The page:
The initial 80386 was a 32-bit chip, incorporated 275,000 transistor, was capable of performing more than five million instructions every second (MIPS), sold for $299, and was available in clock speeds between 12 and 40MHz.
The Intel 80386SX processor was introduced in 1988 as a low cost alternative to the original 386 processor. The 80386SX lacked a math coprocessor but still featured the 32-bit architecture and built-in multitasking. The chip was available in clock speeds of 16MHz, 20MHz, 25MHz, and 33MHz.
The 80386DX or 386DX processor was the original 386 processor renamed and not a different 386 processor.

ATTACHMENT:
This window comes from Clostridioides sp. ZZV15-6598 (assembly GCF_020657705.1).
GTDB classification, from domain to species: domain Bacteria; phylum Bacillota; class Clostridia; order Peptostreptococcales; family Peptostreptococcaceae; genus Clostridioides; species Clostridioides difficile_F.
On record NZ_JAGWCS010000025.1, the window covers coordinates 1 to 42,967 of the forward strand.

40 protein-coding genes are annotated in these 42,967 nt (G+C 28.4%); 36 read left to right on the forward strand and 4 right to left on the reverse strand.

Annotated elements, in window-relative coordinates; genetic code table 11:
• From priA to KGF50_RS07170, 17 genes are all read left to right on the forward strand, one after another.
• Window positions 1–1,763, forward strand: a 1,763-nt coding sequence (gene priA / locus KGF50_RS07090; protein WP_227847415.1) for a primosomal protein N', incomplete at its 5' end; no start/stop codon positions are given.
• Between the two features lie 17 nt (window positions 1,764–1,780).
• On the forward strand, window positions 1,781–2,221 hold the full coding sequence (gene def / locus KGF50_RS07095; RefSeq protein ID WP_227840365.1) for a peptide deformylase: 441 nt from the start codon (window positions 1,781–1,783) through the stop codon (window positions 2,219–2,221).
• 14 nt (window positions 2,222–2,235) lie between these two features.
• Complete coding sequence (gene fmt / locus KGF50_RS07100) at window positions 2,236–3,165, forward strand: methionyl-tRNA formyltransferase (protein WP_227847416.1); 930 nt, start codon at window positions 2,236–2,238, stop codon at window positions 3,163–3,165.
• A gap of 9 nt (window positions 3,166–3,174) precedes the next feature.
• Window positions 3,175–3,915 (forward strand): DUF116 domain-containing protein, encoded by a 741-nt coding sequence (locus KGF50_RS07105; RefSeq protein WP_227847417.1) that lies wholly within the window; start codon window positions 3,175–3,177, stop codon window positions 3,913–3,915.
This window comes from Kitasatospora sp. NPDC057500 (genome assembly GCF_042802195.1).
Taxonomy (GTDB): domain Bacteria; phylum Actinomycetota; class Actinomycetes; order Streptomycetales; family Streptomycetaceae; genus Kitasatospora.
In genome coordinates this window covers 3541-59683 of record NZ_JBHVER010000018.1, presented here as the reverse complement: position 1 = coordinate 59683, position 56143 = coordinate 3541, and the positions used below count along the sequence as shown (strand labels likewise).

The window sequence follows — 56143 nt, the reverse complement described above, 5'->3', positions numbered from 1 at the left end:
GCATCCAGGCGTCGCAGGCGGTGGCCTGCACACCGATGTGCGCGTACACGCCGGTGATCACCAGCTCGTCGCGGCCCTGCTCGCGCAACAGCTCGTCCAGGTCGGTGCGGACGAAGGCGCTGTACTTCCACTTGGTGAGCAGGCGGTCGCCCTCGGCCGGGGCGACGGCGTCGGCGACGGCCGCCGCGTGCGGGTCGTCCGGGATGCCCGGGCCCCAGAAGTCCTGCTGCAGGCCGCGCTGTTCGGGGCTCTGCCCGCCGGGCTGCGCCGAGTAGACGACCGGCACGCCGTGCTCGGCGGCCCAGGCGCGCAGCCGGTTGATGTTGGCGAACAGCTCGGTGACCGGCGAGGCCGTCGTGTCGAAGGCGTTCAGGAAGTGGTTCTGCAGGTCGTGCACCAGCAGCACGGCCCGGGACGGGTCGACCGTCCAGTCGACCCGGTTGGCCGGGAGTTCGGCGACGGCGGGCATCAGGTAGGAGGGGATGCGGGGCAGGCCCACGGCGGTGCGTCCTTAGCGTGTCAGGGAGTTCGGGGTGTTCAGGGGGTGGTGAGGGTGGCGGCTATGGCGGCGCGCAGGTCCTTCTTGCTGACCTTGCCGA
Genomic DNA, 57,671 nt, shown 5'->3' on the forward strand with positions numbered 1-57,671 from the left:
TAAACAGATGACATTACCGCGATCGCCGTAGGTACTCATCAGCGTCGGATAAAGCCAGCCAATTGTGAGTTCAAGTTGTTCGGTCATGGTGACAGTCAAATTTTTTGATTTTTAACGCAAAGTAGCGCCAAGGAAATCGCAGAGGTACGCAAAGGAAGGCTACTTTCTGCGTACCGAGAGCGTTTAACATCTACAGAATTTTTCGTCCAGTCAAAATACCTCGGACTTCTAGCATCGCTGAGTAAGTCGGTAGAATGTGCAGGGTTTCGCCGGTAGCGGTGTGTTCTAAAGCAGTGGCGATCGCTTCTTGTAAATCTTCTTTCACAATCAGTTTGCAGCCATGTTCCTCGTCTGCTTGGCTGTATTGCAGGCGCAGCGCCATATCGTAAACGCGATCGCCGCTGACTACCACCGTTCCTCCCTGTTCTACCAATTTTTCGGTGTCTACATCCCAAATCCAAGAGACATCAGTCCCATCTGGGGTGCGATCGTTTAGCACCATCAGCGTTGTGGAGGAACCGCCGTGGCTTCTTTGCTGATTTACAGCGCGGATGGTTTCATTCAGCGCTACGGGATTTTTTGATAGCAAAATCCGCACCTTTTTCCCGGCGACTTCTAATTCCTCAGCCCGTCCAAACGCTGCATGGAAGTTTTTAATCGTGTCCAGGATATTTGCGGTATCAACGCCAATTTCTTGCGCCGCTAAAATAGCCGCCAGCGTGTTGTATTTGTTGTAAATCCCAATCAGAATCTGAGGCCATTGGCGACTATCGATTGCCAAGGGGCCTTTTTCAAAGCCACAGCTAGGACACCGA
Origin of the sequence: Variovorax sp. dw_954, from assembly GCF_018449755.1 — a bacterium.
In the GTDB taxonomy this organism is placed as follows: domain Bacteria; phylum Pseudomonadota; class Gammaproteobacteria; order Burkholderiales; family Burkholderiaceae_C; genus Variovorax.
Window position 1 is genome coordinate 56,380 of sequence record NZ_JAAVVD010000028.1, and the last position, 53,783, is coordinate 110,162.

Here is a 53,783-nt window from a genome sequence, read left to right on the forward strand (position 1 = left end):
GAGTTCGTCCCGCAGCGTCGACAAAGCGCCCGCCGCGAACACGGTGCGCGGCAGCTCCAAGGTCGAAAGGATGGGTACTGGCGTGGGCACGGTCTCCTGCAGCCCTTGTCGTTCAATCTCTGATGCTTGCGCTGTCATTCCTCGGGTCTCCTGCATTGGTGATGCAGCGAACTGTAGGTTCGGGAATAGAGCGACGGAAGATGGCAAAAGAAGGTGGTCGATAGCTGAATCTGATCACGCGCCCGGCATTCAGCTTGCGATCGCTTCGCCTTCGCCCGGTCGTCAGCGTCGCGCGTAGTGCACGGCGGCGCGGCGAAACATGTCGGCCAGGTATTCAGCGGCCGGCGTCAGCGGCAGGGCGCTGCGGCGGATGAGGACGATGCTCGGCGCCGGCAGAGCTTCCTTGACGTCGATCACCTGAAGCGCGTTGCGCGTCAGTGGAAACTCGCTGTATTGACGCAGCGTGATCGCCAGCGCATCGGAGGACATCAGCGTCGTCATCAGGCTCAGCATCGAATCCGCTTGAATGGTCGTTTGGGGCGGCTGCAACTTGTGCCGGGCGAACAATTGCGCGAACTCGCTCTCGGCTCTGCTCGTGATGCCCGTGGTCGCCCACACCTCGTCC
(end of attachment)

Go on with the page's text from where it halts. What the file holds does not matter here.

Finally, the 80387 was the math coprocessor used with the Intel 386 processor.
Some 386DX 16MHz Intel processors had a small bug, which appeared as a software problem. The bug occurred when running true 32-bit code in a program such as within OS/2 2.x, Unix/386, or Windows in Enhanced mode. The bug would cause the system to lock up and is a difficult issue to determine without having Intel look at the chip. Chips that passed the test, and all subsequent chips that were bug-free, were marked with a double-sigma symbol. 386DX chips that are not marked with either of these symbols may have not been tested by Intel and may be defective.